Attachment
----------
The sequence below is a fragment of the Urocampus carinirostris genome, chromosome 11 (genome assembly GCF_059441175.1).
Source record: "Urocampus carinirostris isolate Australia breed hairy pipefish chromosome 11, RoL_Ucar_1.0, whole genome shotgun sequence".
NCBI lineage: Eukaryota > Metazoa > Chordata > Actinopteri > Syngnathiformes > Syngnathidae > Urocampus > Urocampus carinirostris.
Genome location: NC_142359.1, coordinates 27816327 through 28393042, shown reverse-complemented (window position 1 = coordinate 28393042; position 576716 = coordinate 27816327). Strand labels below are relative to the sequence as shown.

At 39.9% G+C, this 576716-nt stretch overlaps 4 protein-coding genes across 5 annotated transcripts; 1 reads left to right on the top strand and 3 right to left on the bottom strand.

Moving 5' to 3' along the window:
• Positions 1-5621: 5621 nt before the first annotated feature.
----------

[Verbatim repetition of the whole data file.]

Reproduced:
The sequence below is a fragment of the Urocampus carinirostris genome, chromosome 11 (genome assembly GCF_059441175.1).
Source record: "Urocampus carinirostris isolate Australia breed hairy pipefish chromosome 11, RoL_Ucar_1.0, whole genome shotgun sequence".
NCBI lineage: Eukaryota > Metazoa > Chordata > Actinopteri > Syngnathiformes > Syngnathidae > Urocampus > Urocampus carinirostris.
Genome location: NC_142359.1, coordinates 27816327 through 28393042, shown reverse-complemented (window position 1 = coordinate 28393042; position 576716 = coordinate 27816327). Strand labels below are relative to the sequence as shown.

At 39.9% G+C, this 576716-nt stretch overlaps 4 protein-coding genes across 5 annotated transcripts; 1 reads left to right on the top strand and 3 right to left on the bottom strand.

Moving 5' to 3' along the window:
• Positions 1-5621: 5621 nt before the first annotated feature.